Appearance aside, I like what I've seen thus far from the Canon SD 1300's performance. The camera starts incredibly fast, taking roughly 5 secs from the press of the power button until it is ready to take pictures. This will come in handy for those special yet short-lived moments (hasn't happened here yet). The interface is easy to use. For newbies like myself, the "Smart AUTO" mode is very helpful to automatically select the best mode for certain situations. I have not tested out the entire breadth of the image quality, but so far so good. The images come out sharp and colors very natural. I have only taken pictures of food (self-made fried chicken rice, which I will blog about soon) and a couple of pictures at a recent Washington Nationals baseball game. The photographs came out well.

When I look at tech gadgets, one of the most important things to me is the battery life of the device and versatility (storage-wise). The Canon PowerShot SD 1300 IS takes the standard-sized SD card. I am happy to declare that I have yet to charge the camera -- although I've only taken about 5 pictures thus far. Based on what I have read, a single charge should yield at least 300 photographs; some owners have stated they've taken around 400. In other words, the battery life is solid. One concern I do have is the fact the battery is rechargeable, which means you have to monitor your usage when recharging stations are not readily available. This would apply to long road trips or photograph-intensive events (e.g. a wedding).

In sum, I really like the Canon PowerShot SD1300 IS thus far. It is compact, battery-efficient, and gets the job done. I would recommend it to anyone in the market for a basic point-and-shoot camera. Otherwise new camera technologies like the micro-thirds (?) could be attractive alternatives. Cameras like the Sony NX-3 are said to pack the power of a SDLR in the shape of a point-and-shoot.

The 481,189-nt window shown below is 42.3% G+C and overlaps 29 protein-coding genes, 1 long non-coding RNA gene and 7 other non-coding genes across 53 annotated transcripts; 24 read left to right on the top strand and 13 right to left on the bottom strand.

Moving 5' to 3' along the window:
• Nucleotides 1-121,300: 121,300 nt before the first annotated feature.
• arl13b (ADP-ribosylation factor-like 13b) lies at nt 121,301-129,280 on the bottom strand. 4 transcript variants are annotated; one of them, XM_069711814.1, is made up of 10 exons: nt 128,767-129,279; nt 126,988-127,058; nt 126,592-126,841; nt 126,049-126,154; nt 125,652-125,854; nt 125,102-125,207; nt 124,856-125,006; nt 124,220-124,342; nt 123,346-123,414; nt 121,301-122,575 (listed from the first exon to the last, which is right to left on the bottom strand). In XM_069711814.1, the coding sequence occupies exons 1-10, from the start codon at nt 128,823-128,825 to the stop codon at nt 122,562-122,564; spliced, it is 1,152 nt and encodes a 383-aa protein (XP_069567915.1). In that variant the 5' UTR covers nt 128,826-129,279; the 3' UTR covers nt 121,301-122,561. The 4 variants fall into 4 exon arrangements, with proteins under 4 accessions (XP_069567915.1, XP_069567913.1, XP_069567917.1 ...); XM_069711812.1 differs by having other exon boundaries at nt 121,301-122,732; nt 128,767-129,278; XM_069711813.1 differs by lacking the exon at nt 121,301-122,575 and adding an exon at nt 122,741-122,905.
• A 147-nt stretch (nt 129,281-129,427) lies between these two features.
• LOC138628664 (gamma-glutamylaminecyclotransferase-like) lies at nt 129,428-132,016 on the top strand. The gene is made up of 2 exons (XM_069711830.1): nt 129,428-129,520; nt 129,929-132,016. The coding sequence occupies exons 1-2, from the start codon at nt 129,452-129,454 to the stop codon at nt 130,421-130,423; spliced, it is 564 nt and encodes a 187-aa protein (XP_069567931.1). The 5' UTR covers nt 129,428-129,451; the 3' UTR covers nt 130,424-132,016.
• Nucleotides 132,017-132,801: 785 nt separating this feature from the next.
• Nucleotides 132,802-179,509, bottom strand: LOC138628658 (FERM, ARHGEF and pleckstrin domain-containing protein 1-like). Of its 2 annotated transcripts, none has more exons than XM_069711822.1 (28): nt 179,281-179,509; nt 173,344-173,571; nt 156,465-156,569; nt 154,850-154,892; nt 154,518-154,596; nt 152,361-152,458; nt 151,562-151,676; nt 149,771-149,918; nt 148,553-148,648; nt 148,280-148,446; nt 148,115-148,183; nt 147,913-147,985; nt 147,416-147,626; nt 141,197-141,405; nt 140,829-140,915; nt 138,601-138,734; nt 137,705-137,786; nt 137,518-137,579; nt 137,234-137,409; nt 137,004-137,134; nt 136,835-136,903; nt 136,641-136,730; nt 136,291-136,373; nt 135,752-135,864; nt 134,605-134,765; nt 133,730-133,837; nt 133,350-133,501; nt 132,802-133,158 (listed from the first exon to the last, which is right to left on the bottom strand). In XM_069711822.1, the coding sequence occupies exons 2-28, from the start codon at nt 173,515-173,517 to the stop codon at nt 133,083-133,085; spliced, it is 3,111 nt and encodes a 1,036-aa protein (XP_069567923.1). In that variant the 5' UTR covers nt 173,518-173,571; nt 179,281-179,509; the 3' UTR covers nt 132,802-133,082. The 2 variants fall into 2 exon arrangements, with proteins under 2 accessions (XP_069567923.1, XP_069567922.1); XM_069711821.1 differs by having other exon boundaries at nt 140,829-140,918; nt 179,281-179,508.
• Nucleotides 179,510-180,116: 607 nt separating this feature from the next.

Wednesday, June 15, 2011

iTunes Not a "Cash Cow" for Apple

This is certainly news to me. As reported by CNET, Apple is estimated to spend approximately $1.3 billion per year (that's $113 million per month) to run its iTunes and App Store portals. While that is a staggering operating expense, I always thought Apple makes many times that in revenues back. Looks like this may not be the case.

The cost estimation of $1.3 billion was computed by the market research firm Asymco, using the numbers provided at the most recent Worldwide Developers Conference, or WDC (quick recap here). Asymco concluded that given the price of songs and apps that Apple charges, the company runs both services at just "slightly above the breakeven point". This analysis is collaborated by the opinion of other analysts, who have stated in the past that the App Store has never been a source of huge profits for Apple. Piper Jaffray analyst Gene Munster estimated a year ago that the App Store only nets profits of $189 million since launch for Apple.

Now, how can this be? How could the two most popular music and application portals not contribute significantly to Apple's bottom line? I for one thought that their overwhelming usage alone (this is a no-brainer, as much as I like Amazon's stores, Apple's is just more popular) would translate into colossal profits. In wake of this news, it seems like the operating expenses are much higher than before. After all, the success of both services is contingent on Apple's ability to streamline payment processes, data transfers, and preparing capacity. All these can be expensive -- unlike Microsoft's cash cow "Office" or "Windows, or Google's ubiquitous search engine, Apple's iTunes and App Store require constant hands-on management. (Google probably has significant expenses to its search engine, but this is more than offset by advertising revenue.)